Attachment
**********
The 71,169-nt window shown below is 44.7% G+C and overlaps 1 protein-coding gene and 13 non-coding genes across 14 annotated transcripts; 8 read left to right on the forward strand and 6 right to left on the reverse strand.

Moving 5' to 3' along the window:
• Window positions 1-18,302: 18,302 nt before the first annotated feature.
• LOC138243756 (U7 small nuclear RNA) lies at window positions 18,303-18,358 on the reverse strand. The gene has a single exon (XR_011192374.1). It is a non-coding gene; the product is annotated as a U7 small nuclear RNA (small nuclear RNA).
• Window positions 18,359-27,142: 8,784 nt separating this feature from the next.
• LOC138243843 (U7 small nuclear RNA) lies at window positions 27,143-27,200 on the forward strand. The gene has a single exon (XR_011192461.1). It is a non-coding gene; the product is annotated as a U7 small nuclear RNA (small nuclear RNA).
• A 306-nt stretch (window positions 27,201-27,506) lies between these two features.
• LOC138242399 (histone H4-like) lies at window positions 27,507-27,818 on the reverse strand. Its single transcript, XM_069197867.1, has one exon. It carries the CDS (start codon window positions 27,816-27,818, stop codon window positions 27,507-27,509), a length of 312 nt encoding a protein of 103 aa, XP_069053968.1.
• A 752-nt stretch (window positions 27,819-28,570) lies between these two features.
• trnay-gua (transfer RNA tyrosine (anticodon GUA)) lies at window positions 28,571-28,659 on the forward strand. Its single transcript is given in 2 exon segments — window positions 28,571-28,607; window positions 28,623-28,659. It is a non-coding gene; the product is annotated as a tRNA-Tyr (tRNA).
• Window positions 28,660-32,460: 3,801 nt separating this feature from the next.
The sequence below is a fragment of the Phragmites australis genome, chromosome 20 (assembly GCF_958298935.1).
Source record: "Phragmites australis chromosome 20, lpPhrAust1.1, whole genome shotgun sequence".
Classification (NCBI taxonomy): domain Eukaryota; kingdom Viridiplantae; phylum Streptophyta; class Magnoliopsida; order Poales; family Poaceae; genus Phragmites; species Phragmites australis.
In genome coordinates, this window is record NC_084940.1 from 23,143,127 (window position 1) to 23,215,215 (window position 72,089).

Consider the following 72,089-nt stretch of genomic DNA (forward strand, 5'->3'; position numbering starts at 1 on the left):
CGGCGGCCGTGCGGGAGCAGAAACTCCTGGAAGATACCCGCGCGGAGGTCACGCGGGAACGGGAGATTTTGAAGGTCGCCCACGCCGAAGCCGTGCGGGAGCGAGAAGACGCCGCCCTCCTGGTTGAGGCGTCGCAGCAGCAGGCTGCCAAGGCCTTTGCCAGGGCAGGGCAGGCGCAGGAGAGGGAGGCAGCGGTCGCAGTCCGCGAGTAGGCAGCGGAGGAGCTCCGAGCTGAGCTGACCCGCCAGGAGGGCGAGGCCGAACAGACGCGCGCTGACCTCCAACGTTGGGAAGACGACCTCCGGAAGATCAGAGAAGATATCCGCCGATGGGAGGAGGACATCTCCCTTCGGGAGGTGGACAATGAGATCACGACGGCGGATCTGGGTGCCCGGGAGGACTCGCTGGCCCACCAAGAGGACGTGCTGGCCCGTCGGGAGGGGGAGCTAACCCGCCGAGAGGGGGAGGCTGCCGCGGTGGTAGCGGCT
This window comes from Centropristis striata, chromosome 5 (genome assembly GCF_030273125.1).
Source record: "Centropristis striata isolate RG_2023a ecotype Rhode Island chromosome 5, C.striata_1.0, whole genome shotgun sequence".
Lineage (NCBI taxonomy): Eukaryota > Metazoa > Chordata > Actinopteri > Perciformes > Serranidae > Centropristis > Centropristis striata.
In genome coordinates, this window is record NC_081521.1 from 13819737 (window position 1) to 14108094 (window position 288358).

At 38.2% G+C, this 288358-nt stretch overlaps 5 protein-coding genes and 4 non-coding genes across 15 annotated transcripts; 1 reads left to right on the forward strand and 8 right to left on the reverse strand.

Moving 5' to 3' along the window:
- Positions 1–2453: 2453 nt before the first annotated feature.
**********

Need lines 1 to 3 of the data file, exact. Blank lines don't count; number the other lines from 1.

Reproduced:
The 71,169-nt window shown below is 44.7% G+C and overlaps 1 protein-coding gene and 13 non-coding genes across 14 annotated transcripts; 8 read left to right on the forward strand and 6 right to left on the reverse strand.

Moving 5' to 3' along the window:
• Window positions 1-18,302: 18,302 nt before the first annotated feature.